Check out the full review here: https://www.instagram.com/p/BKOypoZgfVS/?taken-by=thebooksbuzz **I received an advanced copy of this book from the publisher. This has not affected my review in any way.** This is definitely one of the best books encompassing mental health I've read all year, if not the best. What sets itself apart from other similar books on the market is simply the perspective of mental health in which the author has decided to write about. Catherine Pulaski is a 17-year-old girl who suffers from bipolar disorder. She spends her days living in fear that one day Zero will return for her. Zero, the devastating depression born of Catherine's bipolar disorder, which almost triumphed through her first suicide attempt. She knows Zero will come back for her, and she will take whatever time she has left before she ultimately decides to end her life when Zero makes its imminent arrival. But before that... she's got a bucket list of things to do. Fortunati really emphasizes the longevity of Catherine's mental illness, something that is often neglected in most of the mental health-related books I've read. I feel like some books portray a character's mental illness as this hurdle to be knocked down or conquered and that once it's treated, it's gone forever. I believe quite the opposite actually. Mental illness is something that stays apart of a person forever and all one can do is not 'treat it' or 'extinguish it', but just to learn how to live with it. Even embrace it, in some cases. Catherine may be one of the most compelling characters I've ever read about. Her perspective on her own life is so morose and grim. In the beginning of the book, she's literally just waiting for Zero to come so she can take her own life. She believes herself to be such an inconvenience to her teachers, her (ex) friends and to even her mom. These parts of the book were often most painful to read about, as I can imagine so many other teenager girls and boys feeling this way. There was also some dark humor, which was pretty obvious through Fortunati's word choices. It gave the story this light-hearted sense and quelled the fact that, yes indeed, we're talking about mental illness and depression. I found myself marking the pages with the phrase '#relatable' on more than one occasion. As someone who has experienced mental illness, I found everything that Catherine felt to be true to my personal experience. Even the little things like how her throat would tighten to the bigger things such as how alienated she felt from the world. My ability to empathize with the main character made my reading of her all the more enjoyable. The side characters played as big a role as the main protagonist did. This isn't a story about just Catherine's struggle, but the struggle of so many others she has touched and met along the way. For example, we learn a lot about her mother's hardship between juggling 2 jobs and worrying about if and when her daughter might try another attempt on her life. She's a single mom who is obligated to pay for all of Catherine's medical bills and put food on the table. I loved Catherine's mom so much! She was such a trooper and through all the sacrifices she made for Cath, I wanted to pat her on the back for being such a supporter. We also meet Kristal, who is a fellow patient at the St. Anne's support group. Kristal is a recovering patient of an eating disorder. Rarely do I read books where the side characters play just a
Karen Fortunati’s debut novel, THE WEIGHT OF ZERO, was totally impressive. The voice of the main character, Cath, who has bipolar disorder, is captivating and true. The topic of depression is handled skillfully without ever sounding preachy. I loved the relationships the character has with her female friends. I’m really glad that the world will get to read this! I was lucky enough to get an ARC of this YA novel in exchange for an honest review.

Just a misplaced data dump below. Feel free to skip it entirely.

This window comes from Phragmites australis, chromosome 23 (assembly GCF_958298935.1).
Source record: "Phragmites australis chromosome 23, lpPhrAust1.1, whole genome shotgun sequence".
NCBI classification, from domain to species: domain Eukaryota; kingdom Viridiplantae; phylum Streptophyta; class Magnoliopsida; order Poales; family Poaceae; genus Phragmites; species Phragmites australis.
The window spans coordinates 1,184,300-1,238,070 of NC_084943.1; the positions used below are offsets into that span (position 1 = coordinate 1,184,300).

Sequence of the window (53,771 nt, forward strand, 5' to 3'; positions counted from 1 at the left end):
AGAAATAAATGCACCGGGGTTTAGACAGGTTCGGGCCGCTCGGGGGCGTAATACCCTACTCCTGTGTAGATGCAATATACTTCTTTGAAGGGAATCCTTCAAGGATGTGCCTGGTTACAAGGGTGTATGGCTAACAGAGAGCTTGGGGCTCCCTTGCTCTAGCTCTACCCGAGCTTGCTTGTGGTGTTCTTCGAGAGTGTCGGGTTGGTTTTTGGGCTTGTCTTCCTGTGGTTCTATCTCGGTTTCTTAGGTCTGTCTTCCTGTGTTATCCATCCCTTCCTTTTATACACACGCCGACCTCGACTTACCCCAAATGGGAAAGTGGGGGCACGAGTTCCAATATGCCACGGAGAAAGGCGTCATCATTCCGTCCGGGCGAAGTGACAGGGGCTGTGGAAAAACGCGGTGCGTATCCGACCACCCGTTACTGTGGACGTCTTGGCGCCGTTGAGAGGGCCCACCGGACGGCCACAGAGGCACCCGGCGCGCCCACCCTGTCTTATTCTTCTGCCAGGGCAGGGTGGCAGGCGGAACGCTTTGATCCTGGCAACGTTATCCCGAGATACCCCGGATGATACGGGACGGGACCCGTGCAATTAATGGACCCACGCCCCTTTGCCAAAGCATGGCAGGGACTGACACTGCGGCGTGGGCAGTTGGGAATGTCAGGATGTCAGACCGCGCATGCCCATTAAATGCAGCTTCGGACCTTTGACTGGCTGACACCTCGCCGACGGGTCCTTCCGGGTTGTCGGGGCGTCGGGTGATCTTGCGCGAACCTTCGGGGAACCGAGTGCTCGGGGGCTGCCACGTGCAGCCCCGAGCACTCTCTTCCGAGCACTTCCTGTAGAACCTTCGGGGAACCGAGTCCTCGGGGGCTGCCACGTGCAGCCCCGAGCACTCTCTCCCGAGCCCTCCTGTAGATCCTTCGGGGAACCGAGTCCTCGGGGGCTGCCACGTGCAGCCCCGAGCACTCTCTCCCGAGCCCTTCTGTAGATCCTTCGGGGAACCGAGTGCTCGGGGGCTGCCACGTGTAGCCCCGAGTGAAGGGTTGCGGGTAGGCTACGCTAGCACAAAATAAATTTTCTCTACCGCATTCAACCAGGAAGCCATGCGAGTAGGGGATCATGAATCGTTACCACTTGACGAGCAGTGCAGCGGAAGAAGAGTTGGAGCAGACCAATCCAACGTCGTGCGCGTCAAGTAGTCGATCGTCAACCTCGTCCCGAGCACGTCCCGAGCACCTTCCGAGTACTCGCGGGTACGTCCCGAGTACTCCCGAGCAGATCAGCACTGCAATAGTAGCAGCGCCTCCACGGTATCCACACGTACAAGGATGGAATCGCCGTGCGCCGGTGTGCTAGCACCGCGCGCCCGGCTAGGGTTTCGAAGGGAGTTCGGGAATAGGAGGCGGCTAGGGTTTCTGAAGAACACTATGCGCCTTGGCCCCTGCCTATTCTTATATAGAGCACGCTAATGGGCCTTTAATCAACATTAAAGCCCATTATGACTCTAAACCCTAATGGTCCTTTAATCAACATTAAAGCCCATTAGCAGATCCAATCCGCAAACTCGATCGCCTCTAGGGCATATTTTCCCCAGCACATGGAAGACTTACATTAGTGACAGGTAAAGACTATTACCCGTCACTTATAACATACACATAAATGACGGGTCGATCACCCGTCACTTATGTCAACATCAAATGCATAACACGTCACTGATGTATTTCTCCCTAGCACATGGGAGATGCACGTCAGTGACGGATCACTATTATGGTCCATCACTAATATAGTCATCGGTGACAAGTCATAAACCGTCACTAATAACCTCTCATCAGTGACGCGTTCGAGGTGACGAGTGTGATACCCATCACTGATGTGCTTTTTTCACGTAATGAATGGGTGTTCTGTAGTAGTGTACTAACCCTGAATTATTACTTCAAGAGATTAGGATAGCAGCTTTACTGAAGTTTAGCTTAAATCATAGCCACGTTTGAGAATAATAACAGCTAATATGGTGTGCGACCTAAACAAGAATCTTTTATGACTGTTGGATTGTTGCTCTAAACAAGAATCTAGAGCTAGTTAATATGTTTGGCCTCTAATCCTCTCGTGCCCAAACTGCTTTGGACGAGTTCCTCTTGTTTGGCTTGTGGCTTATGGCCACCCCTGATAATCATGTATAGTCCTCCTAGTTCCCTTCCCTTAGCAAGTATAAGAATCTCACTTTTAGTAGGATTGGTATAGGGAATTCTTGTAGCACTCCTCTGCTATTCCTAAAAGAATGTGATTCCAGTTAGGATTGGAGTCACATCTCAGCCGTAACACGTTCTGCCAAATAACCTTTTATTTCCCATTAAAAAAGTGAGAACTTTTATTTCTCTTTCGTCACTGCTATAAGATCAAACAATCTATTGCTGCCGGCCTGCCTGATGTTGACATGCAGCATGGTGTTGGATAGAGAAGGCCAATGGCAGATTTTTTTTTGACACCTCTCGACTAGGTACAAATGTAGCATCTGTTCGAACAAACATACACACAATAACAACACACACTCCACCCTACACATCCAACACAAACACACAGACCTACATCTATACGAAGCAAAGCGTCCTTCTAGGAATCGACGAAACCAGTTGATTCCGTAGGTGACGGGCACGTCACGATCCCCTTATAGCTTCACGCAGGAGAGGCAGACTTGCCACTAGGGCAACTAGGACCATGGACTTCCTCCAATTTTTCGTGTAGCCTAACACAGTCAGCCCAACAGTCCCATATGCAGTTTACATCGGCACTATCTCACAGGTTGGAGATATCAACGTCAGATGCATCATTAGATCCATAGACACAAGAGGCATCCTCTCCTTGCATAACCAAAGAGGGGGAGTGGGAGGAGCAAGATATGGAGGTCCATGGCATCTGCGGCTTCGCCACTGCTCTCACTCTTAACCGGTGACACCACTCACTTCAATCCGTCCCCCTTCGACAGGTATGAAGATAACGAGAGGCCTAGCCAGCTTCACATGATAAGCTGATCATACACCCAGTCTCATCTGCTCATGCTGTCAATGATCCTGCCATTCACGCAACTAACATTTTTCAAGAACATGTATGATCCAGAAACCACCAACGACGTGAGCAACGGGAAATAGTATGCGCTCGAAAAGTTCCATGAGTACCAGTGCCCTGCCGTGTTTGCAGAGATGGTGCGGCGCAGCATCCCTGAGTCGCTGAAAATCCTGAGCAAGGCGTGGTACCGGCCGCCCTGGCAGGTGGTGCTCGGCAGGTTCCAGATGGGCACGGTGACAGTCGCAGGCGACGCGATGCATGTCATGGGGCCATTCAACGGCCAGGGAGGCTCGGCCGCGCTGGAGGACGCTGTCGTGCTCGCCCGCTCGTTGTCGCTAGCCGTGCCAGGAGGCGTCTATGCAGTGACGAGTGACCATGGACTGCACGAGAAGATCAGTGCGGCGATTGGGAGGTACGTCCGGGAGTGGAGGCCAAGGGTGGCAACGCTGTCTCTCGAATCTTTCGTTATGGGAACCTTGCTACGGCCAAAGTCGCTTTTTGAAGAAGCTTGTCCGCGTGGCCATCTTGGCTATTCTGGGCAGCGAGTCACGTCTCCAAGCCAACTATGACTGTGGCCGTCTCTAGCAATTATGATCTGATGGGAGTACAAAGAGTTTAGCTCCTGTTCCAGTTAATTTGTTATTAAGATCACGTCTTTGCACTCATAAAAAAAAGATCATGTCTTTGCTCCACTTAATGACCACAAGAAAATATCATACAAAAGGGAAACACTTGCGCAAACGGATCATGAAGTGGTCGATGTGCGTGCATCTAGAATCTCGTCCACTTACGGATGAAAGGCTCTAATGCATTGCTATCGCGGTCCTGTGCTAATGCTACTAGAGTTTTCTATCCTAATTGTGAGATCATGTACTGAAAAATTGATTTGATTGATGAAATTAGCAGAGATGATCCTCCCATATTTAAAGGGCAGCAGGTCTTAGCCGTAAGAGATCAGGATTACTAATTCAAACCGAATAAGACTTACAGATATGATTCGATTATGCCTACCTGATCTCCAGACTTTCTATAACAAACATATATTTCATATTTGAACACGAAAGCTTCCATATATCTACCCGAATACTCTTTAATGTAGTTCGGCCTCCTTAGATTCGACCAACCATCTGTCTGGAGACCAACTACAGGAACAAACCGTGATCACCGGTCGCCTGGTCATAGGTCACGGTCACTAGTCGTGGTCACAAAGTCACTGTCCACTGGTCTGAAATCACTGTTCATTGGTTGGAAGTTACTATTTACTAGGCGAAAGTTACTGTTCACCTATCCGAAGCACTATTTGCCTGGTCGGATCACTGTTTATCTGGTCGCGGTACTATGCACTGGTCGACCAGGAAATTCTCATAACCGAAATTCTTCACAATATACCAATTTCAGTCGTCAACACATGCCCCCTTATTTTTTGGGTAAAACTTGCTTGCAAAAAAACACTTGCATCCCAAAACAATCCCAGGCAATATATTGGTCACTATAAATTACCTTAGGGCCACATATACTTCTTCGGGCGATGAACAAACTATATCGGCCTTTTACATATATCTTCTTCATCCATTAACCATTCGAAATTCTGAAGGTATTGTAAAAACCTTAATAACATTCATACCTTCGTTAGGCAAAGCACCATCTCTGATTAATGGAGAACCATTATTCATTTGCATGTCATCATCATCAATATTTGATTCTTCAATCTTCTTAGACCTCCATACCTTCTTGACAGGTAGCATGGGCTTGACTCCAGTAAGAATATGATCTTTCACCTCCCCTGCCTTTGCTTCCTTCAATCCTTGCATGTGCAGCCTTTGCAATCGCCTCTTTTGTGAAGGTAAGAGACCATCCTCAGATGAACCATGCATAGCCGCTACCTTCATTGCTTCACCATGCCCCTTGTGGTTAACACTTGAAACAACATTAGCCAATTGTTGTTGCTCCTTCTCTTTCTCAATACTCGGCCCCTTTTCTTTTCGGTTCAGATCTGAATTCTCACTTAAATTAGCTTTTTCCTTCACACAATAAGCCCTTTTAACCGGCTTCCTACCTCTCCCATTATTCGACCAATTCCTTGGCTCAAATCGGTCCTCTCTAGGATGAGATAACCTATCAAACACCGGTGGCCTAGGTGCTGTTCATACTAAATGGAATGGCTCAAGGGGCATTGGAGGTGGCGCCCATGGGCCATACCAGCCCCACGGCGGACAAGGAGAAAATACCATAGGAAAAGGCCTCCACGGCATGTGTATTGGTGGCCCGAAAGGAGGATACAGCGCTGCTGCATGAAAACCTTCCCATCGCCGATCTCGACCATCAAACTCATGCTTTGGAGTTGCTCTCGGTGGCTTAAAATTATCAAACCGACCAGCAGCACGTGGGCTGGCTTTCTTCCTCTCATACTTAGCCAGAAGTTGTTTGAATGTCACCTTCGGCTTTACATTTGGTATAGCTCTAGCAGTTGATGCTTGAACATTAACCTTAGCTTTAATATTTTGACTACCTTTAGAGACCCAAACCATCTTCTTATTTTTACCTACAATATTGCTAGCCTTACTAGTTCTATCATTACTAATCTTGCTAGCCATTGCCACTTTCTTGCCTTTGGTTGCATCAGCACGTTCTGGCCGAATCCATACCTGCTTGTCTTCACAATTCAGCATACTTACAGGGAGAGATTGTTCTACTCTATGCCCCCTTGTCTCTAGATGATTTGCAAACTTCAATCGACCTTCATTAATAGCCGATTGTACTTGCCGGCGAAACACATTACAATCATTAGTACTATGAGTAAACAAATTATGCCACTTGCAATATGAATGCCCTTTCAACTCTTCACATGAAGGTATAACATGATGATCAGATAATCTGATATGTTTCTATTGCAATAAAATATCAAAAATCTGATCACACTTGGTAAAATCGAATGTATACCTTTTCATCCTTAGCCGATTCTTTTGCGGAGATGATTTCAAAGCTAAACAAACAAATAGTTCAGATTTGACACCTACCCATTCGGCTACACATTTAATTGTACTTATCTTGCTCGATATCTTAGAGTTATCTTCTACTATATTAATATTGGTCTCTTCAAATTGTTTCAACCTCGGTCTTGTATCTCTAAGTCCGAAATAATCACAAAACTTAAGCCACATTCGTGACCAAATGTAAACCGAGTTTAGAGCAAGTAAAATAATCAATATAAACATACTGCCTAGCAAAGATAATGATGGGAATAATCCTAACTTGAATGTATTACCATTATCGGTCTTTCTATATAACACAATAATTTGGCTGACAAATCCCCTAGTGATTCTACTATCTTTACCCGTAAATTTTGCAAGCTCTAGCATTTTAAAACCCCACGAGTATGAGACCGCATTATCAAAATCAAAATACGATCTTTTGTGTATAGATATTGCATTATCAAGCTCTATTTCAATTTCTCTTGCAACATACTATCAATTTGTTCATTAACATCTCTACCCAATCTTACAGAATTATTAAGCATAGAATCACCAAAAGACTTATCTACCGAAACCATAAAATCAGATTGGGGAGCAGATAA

Karen Fortunati’s The Weight of Zero is perfection. I know that is a bold promise, but it is true. Perfection. Every line, every word. The story and tension unfold in a way that is at once beautiful and tragic and heartwrenching and hopeful—and Fortunati’s brilliant writing style and compassion keep the reader in capable hands throughout this debut. I am wholly aware as I write this review that my words will not do this book justice. But I will try because I believe this is a book that every teen should read. Anyone who has struggled with mental illness, or loved someone with mental illness should read this book. The reader meets Fortunati’s main character, Catherine, as she struggles with a recent bipolar diagnosis. For Catherine, this is a death sentence. How can she live her life if Zero—manic depression—is always breathing on her neck, waiting for his darkness to envelop her? Cath’s story unfolds effortlessly on the page. Fortunati is a master at voice and character development and she invites us in to witness Cath’s inner demons, as well as all of Cath’s strategies for appearing “normal” on the outside. Catherine is witty and bold and whip smart. Fortunati made me love Cath with my whole heart. Catherine has started taking a new medication to manage her bipolar disorder and is enrolled in an Intensive Outpatient Program after attempting suicide prior to the book’s opening. In this center, we witness Cath interacting other teens who struggle with a variety of mental health issues. These teens are beautiful and inspiring and so well-formed that each of them feels like a real person. That’s the thing about Fortunati’s writing: it’s brutally real and beautifully real. Her characters are the farthest thing from one-dimensional. You will fall in love with Cath. Her honesty and her vulnerability. And you will fall in love with the people who surround her: a mother who never gives up, new friends, a boy, a 90-year-old Italian woman who is just vibrant and eccentric enough to help Cath keep everything in perspective. There is so much to love about this book that I could go on for ages. I will, in fact. I will tell everyone I know about this book because this book is not one to be missed. This story is so profoundly moving that it deserves all the readers. Fortunati did her research and writes from a compassionate place. Fortunati shows us the devastating effects of Zero in her book and doesn’t make things easy for her character. In other words, she handles this particular representation of bipolar and its effects on one teen girl with respect and authenticity. As someone who works closely with teens struggling with bipolar and depression and anxiety, I respected this honest and thought-provoking portrayal immensely. The review I write here will soon be lost in a sea of reviews saying the same thing about this debut: Read the Weight of Zero. It is an important book, a refreshing book. It is also funny and raw. There is so much to learn in this book, and it never comes across as depressing—no easy feat considering the subject matter. Fortunati manages to weave so much hope into her character’s life that the book is thoroughly uplifting. It is zero surprise that Fortunati’s debut was chosen as an Indies Introduce title by the American Booksellers Association in 2016, or that her manuscript won the 2013 YA Discovery Contest and a was a finalist in the 2015 Tassey Walden Awards and allowed Fortunati to receive a SCBWI grant to help suppor